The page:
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Rosneft-BP deal failing

BP and Rosneft failed to agree on creating a strategic alliance by the set deadline; the deal was to see an asset swap and establishing a JV to operate in the Arctic. The sides could not find a solution either in the form of possible attraction of TNK-BP in Rosneft’s projects in the Arctic or in the form of buying out a stake of Russian shareholders in TNK-BP (also known as the AAR alliance) by the British firm or Rosneft. According to unofficial data, within the framework of the final proposal the 50% block of shares belonging to AAR was evaluated at $32bn, which was a very good premium to the market price.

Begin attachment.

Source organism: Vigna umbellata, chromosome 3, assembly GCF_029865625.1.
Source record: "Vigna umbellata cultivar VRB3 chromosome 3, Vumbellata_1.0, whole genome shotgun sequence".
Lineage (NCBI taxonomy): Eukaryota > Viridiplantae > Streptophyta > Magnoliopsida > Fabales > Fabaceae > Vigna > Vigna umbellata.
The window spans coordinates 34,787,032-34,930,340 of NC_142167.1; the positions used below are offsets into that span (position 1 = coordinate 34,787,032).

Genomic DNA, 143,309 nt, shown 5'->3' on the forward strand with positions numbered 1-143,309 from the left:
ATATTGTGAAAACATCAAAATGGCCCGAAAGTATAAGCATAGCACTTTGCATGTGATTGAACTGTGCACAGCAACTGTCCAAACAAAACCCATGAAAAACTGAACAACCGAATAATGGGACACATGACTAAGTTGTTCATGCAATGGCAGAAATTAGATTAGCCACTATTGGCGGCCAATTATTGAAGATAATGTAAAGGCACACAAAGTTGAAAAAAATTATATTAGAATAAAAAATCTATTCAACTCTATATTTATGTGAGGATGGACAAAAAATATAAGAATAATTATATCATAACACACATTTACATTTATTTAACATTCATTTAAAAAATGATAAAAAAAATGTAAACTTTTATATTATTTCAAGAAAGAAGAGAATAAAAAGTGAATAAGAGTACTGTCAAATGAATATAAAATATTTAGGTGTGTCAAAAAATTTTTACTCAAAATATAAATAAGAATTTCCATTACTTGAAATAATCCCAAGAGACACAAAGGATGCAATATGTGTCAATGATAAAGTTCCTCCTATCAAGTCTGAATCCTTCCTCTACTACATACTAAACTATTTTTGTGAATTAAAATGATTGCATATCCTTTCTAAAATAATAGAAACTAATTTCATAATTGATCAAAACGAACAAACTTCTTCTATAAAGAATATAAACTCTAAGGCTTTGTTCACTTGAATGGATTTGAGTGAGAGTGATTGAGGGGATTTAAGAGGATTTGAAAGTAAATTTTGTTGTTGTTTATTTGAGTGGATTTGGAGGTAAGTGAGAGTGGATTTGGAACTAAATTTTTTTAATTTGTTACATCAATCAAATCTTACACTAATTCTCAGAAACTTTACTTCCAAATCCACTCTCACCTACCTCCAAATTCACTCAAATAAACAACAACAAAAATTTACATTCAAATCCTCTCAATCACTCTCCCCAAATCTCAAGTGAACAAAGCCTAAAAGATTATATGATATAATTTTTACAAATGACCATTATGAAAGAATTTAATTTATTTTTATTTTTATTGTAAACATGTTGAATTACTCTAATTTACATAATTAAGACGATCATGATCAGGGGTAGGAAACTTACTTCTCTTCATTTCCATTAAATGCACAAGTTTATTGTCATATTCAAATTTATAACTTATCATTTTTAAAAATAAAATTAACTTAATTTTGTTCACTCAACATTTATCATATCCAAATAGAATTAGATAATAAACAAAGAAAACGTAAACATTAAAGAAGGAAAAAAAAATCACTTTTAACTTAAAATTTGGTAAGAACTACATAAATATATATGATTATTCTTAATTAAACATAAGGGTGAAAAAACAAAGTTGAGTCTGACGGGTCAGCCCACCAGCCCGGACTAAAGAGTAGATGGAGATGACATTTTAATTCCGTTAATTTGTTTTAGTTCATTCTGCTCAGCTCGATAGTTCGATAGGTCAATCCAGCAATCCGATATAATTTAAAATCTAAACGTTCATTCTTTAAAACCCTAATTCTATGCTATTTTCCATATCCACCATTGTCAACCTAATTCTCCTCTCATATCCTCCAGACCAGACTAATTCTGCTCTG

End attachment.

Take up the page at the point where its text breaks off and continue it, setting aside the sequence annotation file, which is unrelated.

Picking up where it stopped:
However, developments show that receiving a large sum of money by Russian shareholders in TNK-BP possibly was not the main objective of AAR. Otherwise Mikhail Fridman and his AAR partners would have already agreed to beneficial financial proposals. It seems the conflict in fact cannot be settled by purely economic means.

It is not ruled out that ensuring access of Russian state companies to share capitals of major companies, the sanctum sanctorum of the Anglo-Saxon business, could be possible only by concluding some political agreements between Russian state authorities and western partners. In this case the AAR position could be suddenly adjusted.

By Stanistav Mitrakhovich, NESF leading expert


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